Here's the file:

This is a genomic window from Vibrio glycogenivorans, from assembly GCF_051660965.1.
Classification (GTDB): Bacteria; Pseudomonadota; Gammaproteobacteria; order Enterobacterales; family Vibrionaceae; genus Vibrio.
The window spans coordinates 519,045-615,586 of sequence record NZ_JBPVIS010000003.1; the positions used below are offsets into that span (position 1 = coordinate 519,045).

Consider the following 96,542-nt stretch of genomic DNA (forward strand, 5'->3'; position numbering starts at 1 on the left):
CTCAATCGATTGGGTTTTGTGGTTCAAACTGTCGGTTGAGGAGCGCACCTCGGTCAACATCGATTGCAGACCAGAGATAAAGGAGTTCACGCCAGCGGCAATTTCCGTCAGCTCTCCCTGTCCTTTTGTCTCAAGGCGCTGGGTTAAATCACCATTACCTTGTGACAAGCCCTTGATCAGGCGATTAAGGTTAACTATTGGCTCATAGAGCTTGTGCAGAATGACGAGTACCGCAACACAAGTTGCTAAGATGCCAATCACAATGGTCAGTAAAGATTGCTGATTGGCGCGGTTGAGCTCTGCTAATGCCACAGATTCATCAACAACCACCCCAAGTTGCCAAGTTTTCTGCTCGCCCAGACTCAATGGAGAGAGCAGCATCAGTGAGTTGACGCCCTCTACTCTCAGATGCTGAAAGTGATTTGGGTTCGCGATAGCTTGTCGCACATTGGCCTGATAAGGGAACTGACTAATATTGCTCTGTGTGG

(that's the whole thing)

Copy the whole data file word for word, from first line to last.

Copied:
This is a genomic window from Vibrio glycogenivorans, from assembly GCF_051660965.1.
Classification (GTDB): Bacteria; Pseudomonadota; Gammaproteobacteria; order Enterobacterales; family Vibrionaceae; genus Vibrio.
The window spans coordinates 519,045-615,586 of sequence record NZ_JBPVIS010000003.1; the positions used below are offsets into that span (position 1 = coordinate 519,045).

Consider the following 96,542-nt stretch of genomic DNA (forward strand, 5'->3'; position numbering starts at 1 on the left):
CTCAATCGATTGGGTTTTGTGGTTCAAACTGTCGGTTGAGGAGCGCACCTCGGTCAACATCGATTGCAGACCAGAGATAAAGGAGTTCACGCCAGCGGCAATTTCCGTCAGCTCTCCCTGTCCTTTTGTCTCAAGGCGCTGGGTTAAATCACCATTACCTTGTGACAAGCCCTTGATCAGGCGATTAAGGTTAACTATTGGCTCATAGAGCTTGTGCAGAATGACGAGTACCGCAACACAAGTTGCTAAGATGCCAATCACAATGGTCAGTAAAGATTGCTGATTGGCGCGGTTGAGCTCTGCTAATGCCACAGATTCATCAACAACCACCCCAAGTTGCCAAGTTTTCTGCTCGCCCAGACTCAATGGAGAGAGCAGCATCAGTGAGTTGACGCCCTCTACTCTCAGATGCTGAAAGTGATTTGGGTTCGCGATAGCTTGTCGCACATTGGCCTGATAAGGGAACTGACTAATATTGCTCTGTGTGG